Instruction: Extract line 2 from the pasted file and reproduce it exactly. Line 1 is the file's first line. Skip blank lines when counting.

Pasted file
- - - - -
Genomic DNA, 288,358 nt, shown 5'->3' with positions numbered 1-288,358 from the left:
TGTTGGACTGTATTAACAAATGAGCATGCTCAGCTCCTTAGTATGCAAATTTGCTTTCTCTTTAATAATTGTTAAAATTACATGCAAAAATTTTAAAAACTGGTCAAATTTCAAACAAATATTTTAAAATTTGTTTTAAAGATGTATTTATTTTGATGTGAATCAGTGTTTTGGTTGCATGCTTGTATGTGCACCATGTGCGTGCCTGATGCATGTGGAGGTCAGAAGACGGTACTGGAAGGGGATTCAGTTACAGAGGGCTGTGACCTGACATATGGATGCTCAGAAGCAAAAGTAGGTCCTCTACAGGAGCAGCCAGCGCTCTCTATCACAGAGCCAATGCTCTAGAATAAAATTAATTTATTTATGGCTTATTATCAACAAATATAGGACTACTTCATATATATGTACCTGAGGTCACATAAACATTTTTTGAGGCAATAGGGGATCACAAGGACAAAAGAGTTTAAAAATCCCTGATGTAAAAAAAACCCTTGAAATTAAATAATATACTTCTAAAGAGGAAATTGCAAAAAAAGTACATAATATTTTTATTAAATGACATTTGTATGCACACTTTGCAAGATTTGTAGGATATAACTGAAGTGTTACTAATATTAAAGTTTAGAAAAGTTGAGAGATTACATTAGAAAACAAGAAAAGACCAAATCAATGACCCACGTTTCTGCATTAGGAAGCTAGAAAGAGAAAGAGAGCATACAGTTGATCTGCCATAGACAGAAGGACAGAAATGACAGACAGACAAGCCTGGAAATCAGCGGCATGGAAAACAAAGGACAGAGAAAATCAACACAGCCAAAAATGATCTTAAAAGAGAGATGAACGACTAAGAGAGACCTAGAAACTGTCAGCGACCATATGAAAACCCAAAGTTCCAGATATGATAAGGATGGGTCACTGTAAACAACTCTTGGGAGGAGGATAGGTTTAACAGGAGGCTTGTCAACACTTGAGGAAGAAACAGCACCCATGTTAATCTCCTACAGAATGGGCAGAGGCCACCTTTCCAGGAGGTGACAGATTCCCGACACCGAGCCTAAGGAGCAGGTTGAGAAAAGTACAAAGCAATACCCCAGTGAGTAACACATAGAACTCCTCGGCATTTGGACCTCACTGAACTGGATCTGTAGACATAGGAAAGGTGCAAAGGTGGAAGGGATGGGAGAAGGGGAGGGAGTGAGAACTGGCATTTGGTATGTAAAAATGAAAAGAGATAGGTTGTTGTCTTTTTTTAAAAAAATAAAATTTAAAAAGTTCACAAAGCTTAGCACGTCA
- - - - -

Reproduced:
TGTTGGACTGTATTAACAAATGAGCATGCTCAGCTCCTTAGTATGCAAATTTGCTTTCTCTTTAATAATTGTTAAAATTACATGCAAAAATTTTAAAAACTGGTCAAATTTCAAACAAATATTTTAAAATTTGTTTTAAAGATGTATTTATTTTGATGTGAATCAGTGTTTTGGTTGCATGCTTGTATGTGCACCATGTGCGTGCCTGATGCATGTGGAGGTCAGAAGACGGTACTGGAAGGGGATTCAGTTACAGAGGGCTGTGACCTGACATATGGATGCTCAGAAGCAAAAGTAGGTCCTCTACAGGAGCAGCCAGCGCTCTCTATCACAGAGCCAATGCTCTAGAATAAAATTAATTTATTTATGGCTTATTATCAACAAATATAGGACTACTTCATATATATGTACCTGAGGTCACATAAACATTTTTTGAGGCAATAGGGGATCACAAGGACAAAAGAGTTTAAAAATCCCTGATGTAAAAAAAACCCTTGAAATTAAATAATATACTTCTAAAGAGGAAATTGCAAAAAAAGTACATAATATTTTTATTAAATGACATTTGTATGCACACTTTGCAAGATTTGTAGGATATAACTGAAGTGTTACTAATATTAAAGTTTAGAAAAGTTGAGAGATTACATTAGAAAACAAGAAAAGACCAAATCAATGACCCACGTTTCTGCATTAGGAAGCTAGAAAGAGAAAGAGAGCATACAGTTGATCTGCCATAGACAGAAGGACAGAAATGACAGACAGACAAGCCTGGAAATCAGCGGCATGGAAAACAAAGGACAGAGAAAATCAACACAGCCAAAAATGATCTTAAAAGAGAGATGAACGACTAAGAGAGACCTAGAAACTGTCAGCGACCATATGAAAACCCAAAGTTCCAGATATGATAAGGATGGGTCACTGTAAACAACTCTTGGGAGGAGGATAGGTTTAACAGGAGGCTTGTCAACACTTGAGGAAGAAACAGCACCCATGTTAATCTCCTACAGAATGGGCAGAGGCCACCTTTCCAGGAGGTGACAGATTCCCGACACCGAGCCTAAGGAGCAGGTTGAGAAAAGTACAAAGCAATACCCCAGTGAGTAACACATAGAACTCCTCGGCATTTGGACCTCACTGAACTGGATCTGTAGACATAGGAAAGGTGCAAAGGTGGAAGGGATGGGAGAAGGGGAGGGAGTGAGAACTGGCATTTGGTATGTAAAAATGAAAAGAGATAGGTTGTTGTCTTTTTTTAAAAAAATAAAATTTAAAAAGTTCACAAAGCTTAGCACGTCA